However, in the middle 1800's, Sir Titus Salt of Saltaire, England, rediscovered this unique fiber. The newly industrialized English textile industry was at its zenith when Sir Titus began studying the unique properties of alpaca fleece. He discovered, for instance, that alpaca fiber was stronger than sheep's wool and that its strength did not diminish with fineness of staple. The alpaca textiles he fashioned from the raw fleece were soft, lustrous, and they soon began making their mark across Europe. Today, the center of the alpaca textile industry is in Arequipa, Peru; yarn and other products made from alpaca are sold primarily in Japan and Europe.
    This deliberate decimation of the great alpaca herds would have led to the eventual extinction of these magical little creatures except for one saving turn of fate. As the surviving Incans sought sanctuary in the highest reaches of their beloved Andes, they took a few of their most prized alpacas with them as they began their self-imposed exile into the mountains' protective mists. In the centuries that followed, a much more hardy and healthy alpaca developed in the stern and demanding lands above the clouds, where survival of the fittest was an absolute and constant reality.
    The curtain of history descended again on the alpaca and remained down until the mid 1800's, when Sir Titus "discovered" the remarkable fiber of this musical camelid and began promoting its use in the finest textile mills and fashion houses of Europe.
Even with this limited exposure to the outside world, the alpaca remained relatively unknown in the United States until 1983, when a small group of American importers began purchasing small numbers of these animals from select breeders in South America and bringing them to their farms as breeding stock. The best-kept secret in animal husbandry was hidden no longer! 
    Alpaca fiber will become even more prized as textile manufacturers, fashion designers, and the purchasing public become more enamored with this remarkable fleece. Alpaca fiber is used for many purposes, including making clothing such as bedding, hats, mitts, scarves, gloves, and jumpers, as well as rugs and toys, though sweaters are most common. Today, alpaca is considered luxurious to the touch, yet warm, cozy and lightweight. Garments made from alpaca fiber are quickly catching on as one of the world's best kept secrets in the clothing and fashion industry.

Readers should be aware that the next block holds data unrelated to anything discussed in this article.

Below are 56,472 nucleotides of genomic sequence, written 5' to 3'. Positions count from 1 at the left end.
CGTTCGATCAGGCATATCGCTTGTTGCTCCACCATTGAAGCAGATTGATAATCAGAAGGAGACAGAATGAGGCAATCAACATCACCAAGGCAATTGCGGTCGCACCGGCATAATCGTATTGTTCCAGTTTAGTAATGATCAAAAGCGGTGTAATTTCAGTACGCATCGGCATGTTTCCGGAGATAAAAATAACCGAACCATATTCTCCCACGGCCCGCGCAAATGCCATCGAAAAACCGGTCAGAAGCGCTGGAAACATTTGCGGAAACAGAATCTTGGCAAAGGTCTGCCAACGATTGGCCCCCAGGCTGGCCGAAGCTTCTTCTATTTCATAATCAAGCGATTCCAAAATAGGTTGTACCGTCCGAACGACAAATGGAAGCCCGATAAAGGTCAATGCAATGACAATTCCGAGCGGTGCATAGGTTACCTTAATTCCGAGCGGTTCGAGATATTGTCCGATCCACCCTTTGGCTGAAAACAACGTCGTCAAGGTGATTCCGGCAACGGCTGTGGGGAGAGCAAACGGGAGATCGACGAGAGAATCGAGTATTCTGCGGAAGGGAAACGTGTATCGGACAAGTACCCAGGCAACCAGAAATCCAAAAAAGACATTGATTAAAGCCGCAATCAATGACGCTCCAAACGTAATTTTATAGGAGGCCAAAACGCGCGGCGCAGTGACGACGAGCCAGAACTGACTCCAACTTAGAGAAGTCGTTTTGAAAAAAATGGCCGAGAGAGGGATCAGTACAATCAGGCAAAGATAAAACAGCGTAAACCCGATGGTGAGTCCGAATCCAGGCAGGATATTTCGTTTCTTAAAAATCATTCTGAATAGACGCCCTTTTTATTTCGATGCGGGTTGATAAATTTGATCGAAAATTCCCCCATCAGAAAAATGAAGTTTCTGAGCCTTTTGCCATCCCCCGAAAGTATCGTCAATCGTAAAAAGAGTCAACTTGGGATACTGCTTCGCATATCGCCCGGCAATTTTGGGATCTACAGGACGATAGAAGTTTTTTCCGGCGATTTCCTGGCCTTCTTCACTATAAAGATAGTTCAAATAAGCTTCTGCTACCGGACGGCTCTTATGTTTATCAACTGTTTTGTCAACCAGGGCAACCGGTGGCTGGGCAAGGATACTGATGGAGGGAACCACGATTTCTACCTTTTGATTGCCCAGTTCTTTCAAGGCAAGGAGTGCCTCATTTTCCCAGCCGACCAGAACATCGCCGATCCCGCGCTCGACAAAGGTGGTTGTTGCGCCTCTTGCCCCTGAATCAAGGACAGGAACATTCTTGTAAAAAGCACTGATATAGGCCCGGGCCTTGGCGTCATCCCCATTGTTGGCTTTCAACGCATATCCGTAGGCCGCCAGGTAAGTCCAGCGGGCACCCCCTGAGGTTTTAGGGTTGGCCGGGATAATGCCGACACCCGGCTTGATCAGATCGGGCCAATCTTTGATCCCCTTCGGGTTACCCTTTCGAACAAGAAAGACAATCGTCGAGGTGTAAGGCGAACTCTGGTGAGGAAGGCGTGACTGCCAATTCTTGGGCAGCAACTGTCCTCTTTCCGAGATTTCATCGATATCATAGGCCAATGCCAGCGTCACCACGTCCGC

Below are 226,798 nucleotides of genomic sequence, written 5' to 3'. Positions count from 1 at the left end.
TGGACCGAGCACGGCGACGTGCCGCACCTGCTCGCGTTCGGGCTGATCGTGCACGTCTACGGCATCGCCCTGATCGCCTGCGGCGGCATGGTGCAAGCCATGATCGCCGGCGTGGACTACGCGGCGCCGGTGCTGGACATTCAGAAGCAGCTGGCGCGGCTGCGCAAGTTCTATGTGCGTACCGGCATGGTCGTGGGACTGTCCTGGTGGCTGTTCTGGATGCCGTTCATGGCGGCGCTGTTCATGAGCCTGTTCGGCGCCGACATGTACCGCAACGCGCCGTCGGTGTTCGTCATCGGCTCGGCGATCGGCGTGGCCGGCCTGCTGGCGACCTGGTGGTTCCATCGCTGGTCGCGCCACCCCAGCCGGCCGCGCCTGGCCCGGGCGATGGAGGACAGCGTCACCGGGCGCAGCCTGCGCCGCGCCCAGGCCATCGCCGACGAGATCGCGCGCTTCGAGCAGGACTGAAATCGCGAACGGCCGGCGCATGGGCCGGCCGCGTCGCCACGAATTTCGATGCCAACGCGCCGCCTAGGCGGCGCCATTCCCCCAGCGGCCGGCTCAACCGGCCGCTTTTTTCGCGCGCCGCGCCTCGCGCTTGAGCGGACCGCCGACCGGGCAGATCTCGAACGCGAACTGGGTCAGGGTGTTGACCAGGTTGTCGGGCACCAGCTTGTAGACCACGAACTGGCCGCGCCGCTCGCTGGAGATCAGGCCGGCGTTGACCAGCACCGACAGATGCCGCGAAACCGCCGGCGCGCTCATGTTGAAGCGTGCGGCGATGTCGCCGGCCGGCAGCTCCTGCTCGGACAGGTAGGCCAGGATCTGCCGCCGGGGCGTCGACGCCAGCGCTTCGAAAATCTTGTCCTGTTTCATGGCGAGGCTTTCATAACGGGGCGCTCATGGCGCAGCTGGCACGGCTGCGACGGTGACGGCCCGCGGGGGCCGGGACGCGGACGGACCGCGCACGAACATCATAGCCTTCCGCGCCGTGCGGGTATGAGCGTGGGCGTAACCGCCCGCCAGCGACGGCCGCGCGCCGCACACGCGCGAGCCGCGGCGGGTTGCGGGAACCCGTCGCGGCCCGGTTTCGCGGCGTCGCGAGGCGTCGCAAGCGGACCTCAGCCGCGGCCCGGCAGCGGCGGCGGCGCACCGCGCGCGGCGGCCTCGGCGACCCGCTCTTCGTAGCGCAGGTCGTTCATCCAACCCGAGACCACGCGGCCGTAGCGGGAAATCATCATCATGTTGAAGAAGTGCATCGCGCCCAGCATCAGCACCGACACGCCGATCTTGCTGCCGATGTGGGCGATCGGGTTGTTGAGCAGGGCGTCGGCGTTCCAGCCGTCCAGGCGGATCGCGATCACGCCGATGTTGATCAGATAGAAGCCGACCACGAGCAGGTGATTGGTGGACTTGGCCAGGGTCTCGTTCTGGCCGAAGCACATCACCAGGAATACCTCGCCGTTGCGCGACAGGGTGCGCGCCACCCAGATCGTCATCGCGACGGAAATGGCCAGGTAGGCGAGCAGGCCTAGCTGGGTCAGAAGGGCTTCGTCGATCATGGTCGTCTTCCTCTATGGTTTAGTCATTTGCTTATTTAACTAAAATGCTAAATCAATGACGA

In fact, while both camelids, the llama from wild guanaco, the alpaca domesticated descendants of the wild vicuñasone, the llama, is a beast of burden and used in numerous ways as already stated, while the alpaca is primarily useful for its fiber and meat.
    Though Miller and Roper correctly hit on the llama as one of the two Jaredite animals of great worth to man, their ignoring the companion species of alpaca is surprisingly unenlightened of them. These two species have been the mainstay of the early Peruvians for thousands of years, dating back into Jaredite times, and have been the most valuable animal ever known to have inhabited the Andean area of South America, as well as the entire Western Hemisphere. Today there are four camelids in South America, two wild and two domesticated: guanaco and vicuña, and the llama and alpaca. Genetic research indicates that the smaller domesticate, the alpaca (Lama pacos L.), is the domesticated version of the smaller wild form, the vicuña; while the larger domesticate llama (Lama glama L) is the domesticated form of the larger guanaco.
    All four of the camelids are grazers or browser-grazers, although they have different geographic distributions today and in the past. Historically and in the present, the camelids were all used for meat and fuel, as well as wool for clothing and a source of string for the use in the quipu and numerous other purposes—the Quechua word for dried camelid meat is ch’arki, from which, by way of Spanish, "charqui" comes our English term jerky
The earliest evidence for domestication of both llama and alpaca comes from archaeological sites located in the Puna region of the Peruvian Andes, at between 13,000-14,500 feet above sea level. At Telarmachay Rockshelter, located 105 miles northeast of Lima, faunal evidence from the long-occupied site traces an evolution of human subsistence related to the camelids.
    J. C. Wheeler has estimated that by 3800 years ago, the people at Telarmachay based 73% of their diet on camelids—that would have been about 1800 B.C., well within the Jaredite period.
    The point of all of this is that even Mesoamericanists can see the value of the llama and alpaca as the Jaredite anmimals, the curelom and cumom, which we have been discussing here for several years.